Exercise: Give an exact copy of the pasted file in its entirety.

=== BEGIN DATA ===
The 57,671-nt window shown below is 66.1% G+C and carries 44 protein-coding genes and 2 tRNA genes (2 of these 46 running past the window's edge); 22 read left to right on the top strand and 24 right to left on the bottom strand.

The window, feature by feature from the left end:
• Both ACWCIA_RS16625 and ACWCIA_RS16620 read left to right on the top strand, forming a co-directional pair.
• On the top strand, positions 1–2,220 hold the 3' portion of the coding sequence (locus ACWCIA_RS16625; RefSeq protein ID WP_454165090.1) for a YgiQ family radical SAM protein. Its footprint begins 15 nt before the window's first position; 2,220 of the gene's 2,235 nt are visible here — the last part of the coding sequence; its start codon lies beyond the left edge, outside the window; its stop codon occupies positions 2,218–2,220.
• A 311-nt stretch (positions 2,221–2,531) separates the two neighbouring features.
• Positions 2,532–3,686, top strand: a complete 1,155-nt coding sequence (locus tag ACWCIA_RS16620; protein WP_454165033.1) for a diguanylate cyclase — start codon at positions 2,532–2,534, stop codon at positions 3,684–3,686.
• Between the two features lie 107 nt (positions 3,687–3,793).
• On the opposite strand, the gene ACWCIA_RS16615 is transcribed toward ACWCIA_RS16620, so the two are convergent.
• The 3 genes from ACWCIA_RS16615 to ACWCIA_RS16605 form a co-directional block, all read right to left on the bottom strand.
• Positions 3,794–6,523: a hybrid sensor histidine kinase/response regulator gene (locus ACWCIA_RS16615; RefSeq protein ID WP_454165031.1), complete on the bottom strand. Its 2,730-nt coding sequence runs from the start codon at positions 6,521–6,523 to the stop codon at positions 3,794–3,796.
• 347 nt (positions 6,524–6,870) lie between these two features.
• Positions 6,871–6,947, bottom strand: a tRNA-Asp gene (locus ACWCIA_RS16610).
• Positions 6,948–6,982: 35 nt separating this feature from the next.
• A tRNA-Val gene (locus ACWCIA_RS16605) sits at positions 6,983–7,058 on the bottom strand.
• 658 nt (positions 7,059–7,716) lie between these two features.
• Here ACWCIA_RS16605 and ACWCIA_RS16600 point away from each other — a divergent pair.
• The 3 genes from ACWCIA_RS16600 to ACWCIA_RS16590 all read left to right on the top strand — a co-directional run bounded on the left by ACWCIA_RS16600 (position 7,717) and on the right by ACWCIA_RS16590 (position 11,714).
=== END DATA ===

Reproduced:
The 57,671-nt window shown below is 66.1% G+C and carries 44 protein-coding genes and 2 tRNA genes (2 of these 46 running past the window's edge); 22 read left to right on the top strand and 24 right to left on the bottom strand.

The window, feature by feature from the left end:
• Both ACWCIA_RS16625 and ACWCIA_RS16620 read left to right on the top strand, forming a co-directional pair.
• On the top strand, positions 1–2,220 hold the 3' portion of the coding sequence (locus ACWCIA_RS16625; RefSeq protein ID WP_454165090.1) for a YgiQ family radical SAM protein. Its footprint begins 15 nt before the window's first position; 2,220 of the gene's 2,235 nt are visible here — the last part of the coding sequence; its start codon lies beyond the left edge, outside the window; its stop codon occupies positions 2,218–2,220.
• A 311-nt stretch (positions 2,221–2,531) separates the two neighbouring features.
• Positions 2,532–3,686, top strand: a complete 1,155-nt coding sequence (locus tag ACWCIA_RS16620; protein WP_454165033.1) for a diguanylate cyclase — start codon at positions 2,532–2,534, stop codon at positions 3,684–3,686.
• Between the two features lie 107 nt (positions 3,687–3,793).
• On the opposite strand, the gene ACWCIA_RS16615 is transcribed toward ACWCIA_RS16620, so the two are convergent.
• The 3 genes from ACWCIA_RS16615 to ACWCIA_RS16605 form a co-directional block, all read right to left on the bottom strand.
• Positions 3,794–6,523: a hybrid sensor histidine kinase/response regulator gene (locus ACWCIA_RS16615; RefSeq protein ID WP_454165031.1), complete on the bottom strand. Its 2,730-nt coding sequence runs from the start codon at positions 6,521–6,523 to the stop codon at positions 3,794–3,796.
• 347 nt (positions 6,524–6,870) lie between these two features.
• Positions 6,871–6,947, bottom strand: a tRNA-Asp gene (locus ACWCIA_RS16610).
• Positions 6,948–6,982: 35 nt separating this feature from the next.
• A tRNA-Val gene (locus ACWCIA_RS16605) sits at positions 6,983–7,058 on the bottom strand.
• 658 nt (positions 7,059–7,716) lie between these two features.
• Here ACWCIA_RS16605 and ACWCIA_RS16600 point away from each other — a divergent pair.
• The 3 genes from ACWCIA_RS16600 to ACWCIA_RS16590 all read left to right on the top strand — a co-directional run bounded on the left by ACWCIA_RS16600 (position 7,717) and on the right by ACWCIA_RS16590 (position 11,714).